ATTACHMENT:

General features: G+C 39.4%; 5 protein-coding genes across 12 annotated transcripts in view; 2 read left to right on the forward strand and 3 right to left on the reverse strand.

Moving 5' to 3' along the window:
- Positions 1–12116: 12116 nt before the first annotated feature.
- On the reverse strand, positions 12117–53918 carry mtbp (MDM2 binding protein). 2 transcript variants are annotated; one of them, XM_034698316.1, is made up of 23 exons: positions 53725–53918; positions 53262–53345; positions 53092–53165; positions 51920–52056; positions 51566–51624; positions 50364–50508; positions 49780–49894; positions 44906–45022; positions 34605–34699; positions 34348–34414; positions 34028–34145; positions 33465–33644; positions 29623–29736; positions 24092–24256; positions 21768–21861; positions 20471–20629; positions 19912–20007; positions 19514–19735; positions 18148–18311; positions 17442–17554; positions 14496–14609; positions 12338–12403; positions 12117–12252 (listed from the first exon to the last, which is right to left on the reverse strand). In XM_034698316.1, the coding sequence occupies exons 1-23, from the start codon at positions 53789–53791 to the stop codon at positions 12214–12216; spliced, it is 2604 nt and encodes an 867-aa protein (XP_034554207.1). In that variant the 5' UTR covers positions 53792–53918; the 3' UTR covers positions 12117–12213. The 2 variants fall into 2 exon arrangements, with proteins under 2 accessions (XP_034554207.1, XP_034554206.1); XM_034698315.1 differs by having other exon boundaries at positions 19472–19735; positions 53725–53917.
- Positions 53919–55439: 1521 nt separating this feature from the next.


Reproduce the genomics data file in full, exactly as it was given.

General features: G+C 39.4%; 5 protein-coding genes across 12 annotated transcripts in view; 2 read left to right on the forward strand and 3 right to left on the reverse strand.

Moving 5' to 3' along the window:
- Positions 1–12116: 12116 nt before the first annotated feature.
- On the reverse strand, positions 12117–53918 carry mtbp (MDM2 binding protein). 2 transcript variants are annotated; one of them, XM_034698316.1, is made up of 23 exons: positions 53725–53918; positions 53262–53345; positions 53092–53165; positions 51920–52056; positions 51566–51624; positions 50364–50508; positions 49780–49894; positions 44906–45022; positions 34605–34699; positions 34348–34414; positions 34028–34145; positions 33465–33644; positions 29623–29736; positions 24092–24256; positions 21768–21861; positions 20471–20629; positions 19912–20007; positions 19514–19735; positions 18148–18311; positions 17442–17554; positions 14496–14609; positions 12338–12403; positions 12117–12252 (listed from the first exon to the last, which is right to left on the reverse strand). In XM_034698316.1, the coding sequence occupies exons 1-23, from the start codon at positions 53789–53791 to the stop codon at positions 12214–12216; spliced, it is 2604 nt and encodes an 867-aa protein (XP_034554207.1). In that variant the 5' UTR covers positions 53792–53918; the 3' UTR covers positions 12117–12213. The 2 variants fall into 2 exon arrangements, with proteins under 2 accessions (XP_034554207.1, XP_034554206.1); XM_034698315.1 differs by having other exon boundaries at positions 19472–19735; positions 53725–53917.
- Positions 53919–55439: 1521 nt separating this feature from the next.